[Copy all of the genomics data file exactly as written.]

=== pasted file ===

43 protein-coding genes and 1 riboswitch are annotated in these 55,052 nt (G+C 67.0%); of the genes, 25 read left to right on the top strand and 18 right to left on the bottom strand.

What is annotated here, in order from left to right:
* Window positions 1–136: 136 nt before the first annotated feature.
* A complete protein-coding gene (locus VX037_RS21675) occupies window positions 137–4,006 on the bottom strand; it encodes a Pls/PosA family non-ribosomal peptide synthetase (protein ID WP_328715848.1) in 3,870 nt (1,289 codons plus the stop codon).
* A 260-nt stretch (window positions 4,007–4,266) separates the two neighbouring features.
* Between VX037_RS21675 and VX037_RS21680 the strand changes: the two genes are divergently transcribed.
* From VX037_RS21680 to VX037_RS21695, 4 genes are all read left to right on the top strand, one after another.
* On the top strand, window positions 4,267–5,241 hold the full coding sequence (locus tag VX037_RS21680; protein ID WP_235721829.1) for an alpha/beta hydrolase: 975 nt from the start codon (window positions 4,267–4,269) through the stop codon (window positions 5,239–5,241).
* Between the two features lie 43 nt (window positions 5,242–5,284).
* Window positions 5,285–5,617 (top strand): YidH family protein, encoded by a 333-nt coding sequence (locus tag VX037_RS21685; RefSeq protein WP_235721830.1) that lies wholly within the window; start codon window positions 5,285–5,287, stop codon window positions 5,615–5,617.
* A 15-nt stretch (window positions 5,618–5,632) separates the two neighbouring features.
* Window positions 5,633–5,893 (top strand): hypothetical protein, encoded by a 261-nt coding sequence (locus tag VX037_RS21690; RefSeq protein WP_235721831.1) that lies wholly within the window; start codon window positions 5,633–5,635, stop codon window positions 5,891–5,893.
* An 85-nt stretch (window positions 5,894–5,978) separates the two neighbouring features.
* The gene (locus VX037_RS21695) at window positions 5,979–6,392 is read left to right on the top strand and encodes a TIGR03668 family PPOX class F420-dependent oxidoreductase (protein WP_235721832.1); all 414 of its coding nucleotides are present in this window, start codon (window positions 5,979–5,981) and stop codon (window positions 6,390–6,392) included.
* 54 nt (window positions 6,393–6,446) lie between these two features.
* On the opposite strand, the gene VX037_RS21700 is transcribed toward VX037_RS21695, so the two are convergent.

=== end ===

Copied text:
43 protein-coding genes and 1 riboswitch are annotated in these 55,052 nt (G+C 67.0%); of the genes, 25 read left to right on the top strand and 18 right to left on the bottom strand.

What is annotated here, in order from left to right:
* Window positions 1–136: 136 nt before the first annotated feature.
* A complete protein-coding gene (locus VX037_RS21675) occupies window positions 137–4,006 on the bottom strand; it encodes a Pls/PosA family non-ribosomal peptide synthetase (protein ID WP_328715848.1) in 3,870 nt (1,289 codons plus the stop codon).
* A 260-nt stretch (window positions 4,007–4,266) separates the two neighbouring features.
* Between VX037_RS21675 and VX037_RS21680 the strand changes: the two genes are divergently transcribed.
* From VX037_RS21680 to VX037_RS21695, 4 genes are all read left to right on the top strand, one after another.
* On the top strand, window positions 4,267–5,241 hold the full coding sequence (locus tag VX037_RS21680; protein ID WP_235721829.1) for an alpha/beta hydrolase: 975 nt from the start codon (window positions 4,267–4,269) through the stop codon (window positions 5,239–5,241).
* Between the two features lie 43 nt (window positions 5,242–5,284).
* Window positions 5,285–5,617 (top strand): YidH family protein, encoded by a 333-nt coding sequence (locus tag VX037_RS21685; RefSeq protein WP_235721830.1) that lies wholly within the window; start codon window positions 5,285–5,287, stop codon window positions 5,615–5,617.
* A 15-nt stretch (window positions 5,618–5,632) separates the two neighbouring features.
* Window positions 5,633–5,893 (top strand): hypothetical protein, encoded by a 261-nt coding sequence (locus tag VX037_RS21690; RefSeq protein WP_235721831.1) that lies wholly within the window; start codon window positions 5,633–5,635, stop codon window positions 5,891–5,893.
* An 85-nt stretch (window positions 5,894–5,978) separates the two neighbouring features.
* The gene (locus VX037_RS21695) at window positions 5,979–6,392 is read left to right on the top strand and encodes a TIGR03668 family PPOX class F420-dependent oxidoreductase (protein WP_235721832.1); all 414 of its coding nucleotides are present in this window, start codon (window positions 5,979–5,981) and stop codon (window positions 6,390–6,392) included.
* 54 nt (window positions 6,393–6,446) lie between these two features.
* On the opposite strand, the gene VX037_RS21700 is transcribed toward VX037_RS21695, so the two are convergent.